When I got married, part of the impetus was that I was having trouble affording the apartment and bills by myself, and maintaining housekeeping by myself, though at least it was just me to pick up after. I was thinking I’d have a partner on the home front, a booster encouraging me to go get ‘em at the business, and an economic contributor to help even things and make paying everything easier. Two people cost less than double. The reality was gaining a dependent and then kids when I was barely covering myself, but the concept still stands, and kicked in later. That was almost eleven years ago, less than a year before the ten years ago thing. A group marriage might give more potential dependents, but it also gives more hands. Something of a tribe, more than a traditional man and wife. I’ve known people you could call “heterosexual life mates” who have some of the benefits of a marriage, economically, without there ever being sex or a legal marriage, same sex or not. You can’t always know those two women who have lived together for many years are lesbians, or that one or both wouldn’t be thrilled to have their way with a man. In ways that matter, they are family.

How would I explain marriage to Melody and Daniel? Well, it might be time for them to know about sex in more than a vague way, if they don’t already. I would tell them it’s more about mutual support, about a stable environment, all that. I would tell them that having romantic love for each other is wonderful, and is how marriages often start, but that there is more to it than that, and those feelings might not survive, or remain so strong. Just having those feelings and wanting to be together all the time is not reason to be married, even if it were legal at that age. But marriage is a legal vehicle anyway. People can be together without ever being married, and be perfectly happy. Perhaps even happier. Live, be together as much as you can, continue growing up, and see what happens in a few years.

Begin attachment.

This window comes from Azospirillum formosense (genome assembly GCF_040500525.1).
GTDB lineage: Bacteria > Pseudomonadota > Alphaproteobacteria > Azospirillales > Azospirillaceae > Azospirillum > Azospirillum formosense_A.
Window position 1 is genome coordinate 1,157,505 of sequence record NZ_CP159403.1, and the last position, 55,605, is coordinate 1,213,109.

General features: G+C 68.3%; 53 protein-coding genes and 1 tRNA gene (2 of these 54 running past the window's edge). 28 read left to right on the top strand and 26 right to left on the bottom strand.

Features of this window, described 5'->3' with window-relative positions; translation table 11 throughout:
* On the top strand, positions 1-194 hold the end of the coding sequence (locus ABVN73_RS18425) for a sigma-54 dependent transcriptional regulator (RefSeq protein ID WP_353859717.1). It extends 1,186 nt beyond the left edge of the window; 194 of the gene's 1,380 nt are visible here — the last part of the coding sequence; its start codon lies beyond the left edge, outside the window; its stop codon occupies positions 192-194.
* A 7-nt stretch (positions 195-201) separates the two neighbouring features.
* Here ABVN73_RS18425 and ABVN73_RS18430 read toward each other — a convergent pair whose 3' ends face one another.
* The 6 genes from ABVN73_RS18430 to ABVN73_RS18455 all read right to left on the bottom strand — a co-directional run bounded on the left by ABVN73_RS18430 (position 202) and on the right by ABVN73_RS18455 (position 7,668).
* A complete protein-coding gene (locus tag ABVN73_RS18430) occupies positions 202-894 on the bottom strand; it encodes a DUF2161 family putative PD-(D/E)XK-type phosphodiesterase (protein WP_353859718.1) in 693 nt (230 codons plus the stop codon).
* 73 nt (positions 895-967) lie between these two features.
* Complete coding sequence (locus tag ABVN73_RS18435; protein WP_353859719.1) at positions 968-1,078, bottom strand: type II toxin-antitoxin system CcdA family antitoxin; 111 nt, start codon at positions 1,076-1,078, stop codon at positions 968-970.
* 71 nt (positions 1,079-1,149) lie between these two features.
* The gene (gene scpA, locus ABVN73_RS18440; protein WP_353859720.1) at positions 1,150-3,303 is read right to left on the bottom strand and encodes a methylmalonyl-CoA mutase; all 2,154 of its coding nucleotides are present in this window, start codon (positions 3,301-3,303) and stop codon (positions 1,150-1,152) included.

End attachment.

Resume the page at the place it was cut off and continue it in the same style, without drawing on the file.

Politically, things went the wrong direction. Instead of forcing government to recognize more marriages, which has slippery slope potential for those who hate the idea of things like legally sanctioned polygamy, we should have been backing the government out of marriage. Why should it be licensed? Why should it have special treatment?

Well, I can answer that last one. You give special treatment to what you encourage. Encouraging people to make more people and be able to raise them in a stable way is what a government does to subjects when it wants to ensure more subjects without simply importing and, ideally, integrating them. If we aren’t subjects, why treat us as such? The government here is us, not a king.

Marriage shouldn’t exist as a legal vehicle controlled by government. People should be able to have any arrangement they want that is marriage-like or family-like without permission, so long as nobody is harmed. Actual harm, not pretend harm. That doesn’t mean there can’t be religious rites, or private purveyors of registration or contractual arrangements that are ready made for common scenarios. It’s just an odd thing to do with government, even if it goes back millennia.